Currently the longest tenured coach in the NBA, Gregg Popovich has been part of the Spurs organization since 1988.
Before becoming head coach of the Spurs, he had roles as a lead assistant and Vice President of Basketball Operations, before taking over as head coach after Larry Brown’s exit in 1996.
With strong leadership, Gregg Popovich coached David Robinson until he retired in 2003 and passed the torch to Tim Duncan, Tony Parker and Manu Ginobili who would then hand over the Alamo keys to Kawhi Leonard before he silently demanded his exit to the NBA’s wide open Eastern Conference.
With Leonard and Parker gone, the keys now belong to DeMar DeRozan and LaMarcus Aldridge.
He has the respect of his former players. “He’s not afraid to say what he believes and stand by it,” Detroit Pistons Assistant GM, Malik Rose told me via text message.
“He has the ability to keep egos in check by running a fair system that any professional athlete can respect,” retired NBA champ, Samaki Walker told me by phone.
“You know where you stand with Pop,” said Speedy Claxton.
When you look at defining coaches, cigar and all, Red Auerbach was the don with the Boston Celtics and Phil Jackson ran a tight ship with both the Chicago Bulls and the Los Angeles Lakers.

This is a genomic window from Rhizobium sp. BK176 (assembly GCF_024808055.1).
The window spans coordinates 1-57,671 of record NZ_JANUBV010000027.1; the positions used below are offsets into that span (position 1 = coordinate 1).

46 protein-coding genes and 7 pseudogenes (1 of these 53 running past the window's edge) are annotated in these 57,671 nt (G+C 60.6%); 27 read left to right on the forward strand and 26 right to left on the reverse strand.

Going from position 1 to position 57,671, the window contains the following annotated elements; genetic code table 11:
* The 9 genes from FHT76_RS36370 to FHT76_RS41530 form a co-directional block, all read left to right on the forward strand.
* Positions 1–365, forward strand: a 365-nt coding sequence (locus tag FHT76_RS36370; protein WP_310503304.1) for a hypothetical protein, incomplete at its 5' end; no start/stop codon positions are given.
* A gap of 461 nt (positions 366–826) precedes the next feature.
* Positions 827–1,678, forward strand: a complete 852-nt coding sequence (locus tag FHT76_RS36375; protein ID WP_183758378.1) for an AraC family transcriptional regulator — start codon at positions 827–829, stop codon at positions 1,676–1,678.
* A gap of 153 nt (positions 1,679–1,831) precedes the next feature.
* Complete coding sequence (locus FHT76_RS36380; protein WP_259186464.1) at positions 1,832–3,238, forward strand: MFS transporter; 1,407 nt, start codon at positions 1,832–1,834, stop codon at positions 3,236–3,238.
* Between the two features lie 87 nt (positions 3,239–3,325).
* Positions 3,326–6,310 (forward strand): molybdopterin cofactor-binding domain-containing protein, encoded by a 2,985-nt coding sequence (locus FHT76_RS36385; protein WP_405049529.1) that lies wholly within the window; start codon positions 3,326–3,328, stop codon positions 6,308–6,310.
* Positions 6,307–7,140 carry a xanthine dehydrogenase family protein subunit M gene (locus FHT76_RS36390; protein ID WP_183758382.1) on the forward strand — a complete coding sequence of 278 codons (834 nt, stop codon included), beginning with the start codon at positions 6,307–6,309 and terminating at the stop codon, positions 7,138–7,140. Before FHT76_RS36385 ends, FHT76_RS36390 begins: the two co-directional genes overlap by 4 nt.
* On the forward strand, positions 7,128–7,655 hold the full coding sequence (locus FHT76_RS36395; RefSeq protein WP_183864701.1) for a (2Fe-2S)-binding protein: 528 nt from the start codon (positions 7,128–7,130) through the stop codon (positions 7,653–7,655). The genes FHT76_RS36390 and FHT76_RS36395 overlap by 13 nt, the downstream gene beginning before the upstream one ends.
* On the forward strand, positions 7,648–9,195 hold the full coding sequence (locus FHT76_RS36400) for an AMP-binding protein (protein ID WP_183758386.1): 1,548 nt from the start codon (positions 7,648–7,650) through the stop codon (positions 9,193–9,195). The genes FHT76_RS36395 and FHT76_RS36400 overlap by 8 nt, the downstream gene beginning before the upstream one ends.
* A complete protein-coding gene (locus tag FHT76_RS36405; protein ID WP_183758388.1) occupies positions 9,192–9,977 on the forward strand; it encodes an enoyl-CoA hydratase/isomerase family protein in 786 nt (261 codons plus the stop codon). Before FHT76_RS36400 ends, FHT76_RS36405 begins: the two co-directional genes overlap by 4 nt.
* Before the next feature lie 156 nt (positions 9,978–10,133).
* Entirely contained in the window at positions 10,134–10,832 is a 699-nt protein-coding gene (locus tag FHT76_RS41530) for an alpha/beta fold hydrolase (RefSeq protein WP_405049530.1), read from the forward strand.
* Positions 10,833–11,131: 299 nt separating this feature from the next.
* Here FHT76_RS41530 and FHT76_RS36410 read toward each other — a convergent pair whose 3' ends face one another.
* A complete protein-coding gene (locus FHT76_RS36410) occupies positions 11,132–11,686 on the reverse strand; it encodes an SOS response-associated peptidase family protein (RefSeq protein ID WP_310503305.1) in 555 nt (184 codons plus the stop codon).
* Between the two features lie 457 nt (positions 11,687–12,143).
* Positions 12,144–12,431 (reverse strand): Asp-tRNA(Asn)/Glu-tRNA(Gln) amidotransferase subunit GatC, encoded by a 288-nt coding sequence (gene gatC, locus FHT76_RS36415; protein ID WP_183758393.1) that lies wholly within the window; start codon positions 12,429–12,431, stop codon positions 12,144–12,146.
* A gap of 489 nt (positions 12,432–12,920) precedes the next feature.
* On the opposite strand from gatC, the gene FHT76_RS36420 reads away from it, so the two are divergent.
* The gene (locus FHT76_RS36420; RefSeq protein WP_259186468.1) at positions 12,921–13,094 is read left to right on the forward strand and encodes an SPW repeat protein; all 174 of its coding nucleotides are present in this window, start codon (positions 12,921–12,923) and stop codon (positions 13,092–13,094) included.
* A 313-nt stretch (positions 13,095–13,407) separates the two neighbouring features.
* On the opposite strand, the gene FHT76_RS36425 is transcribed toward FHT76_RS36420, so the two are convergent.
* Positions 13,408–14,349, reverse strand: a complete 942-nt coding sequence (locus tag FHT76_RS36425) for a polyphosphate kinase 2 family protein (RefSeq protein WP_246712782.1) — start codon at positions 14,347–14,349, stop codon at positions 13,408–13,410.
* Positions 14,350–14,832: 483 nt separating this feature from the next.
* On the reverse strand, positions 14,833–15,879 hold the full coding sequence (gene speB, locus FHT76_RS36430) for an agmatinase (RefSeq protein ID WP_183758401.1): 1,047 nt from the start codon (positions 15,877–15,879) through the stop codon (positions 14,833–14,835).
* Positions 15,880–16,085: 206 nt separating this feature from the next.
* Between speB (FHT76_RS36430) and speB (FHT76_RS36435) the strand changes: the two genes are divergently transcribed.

Is Pop a figurehead in that same regard?
NBA vet, Robert Horry may be qualified to answer that question.
Of his 7 NBA championships, Horry won two championships with Popovich and the Spurs and three as a Laker under Jackson.
Million Dollar Question: Who’s the hardest to play under between Jackson and Popovich?
“The hardest coach was Pop,” Robert Horry told me on Scoop B Radio.
“Pop was one of those guys who’ll have a million plays and I’m like: ‘what are we doing?’ We’ve got a million plays and he’ll run a play and then won’t run it again until five games later.”
Coach Pop is that dude!
Brutally honest, his answers to life’s simplest questions is your favorite icing on your favorite cake.
“I try not to idolize too many people,” Popovich once told me.
“I think that all idols have feet of clay and I think that especially in our country, we tend to mythologize people. So I look to people that I’ve known personally, whether that’s a coach or teacher, a relative; somebody that I respect because I know them. But people who I don’t know that have been mythologized, I don’t know them much.”
Added Coach Pop:
“At the top of my head, Thomas Jefferson was a great guy; he was a slave owner. You can make that similar analogy with a lot of other people who have been idolized. They all have flaws. So I go for people that I know.”
Here’s the two Million Dollar Question: How different is Phil Jackson from Gregg Popovich?
“I put Phil right there; tied for second with Pop,” Robert Horry also told me on the Scoop B Radio Podcast.
“Him and Pop were so similar in the fact that they stressed defense and they liked running their systems to a tee. Even though Phil had more athletic guys where he could venture off from running his system, Pop had a bunch of robots that would run that system and lull you to sleep and the next thing you know, they got a bucket. Phil of course had Kobe and MJ who could create their own shots and that made his system a lot better.”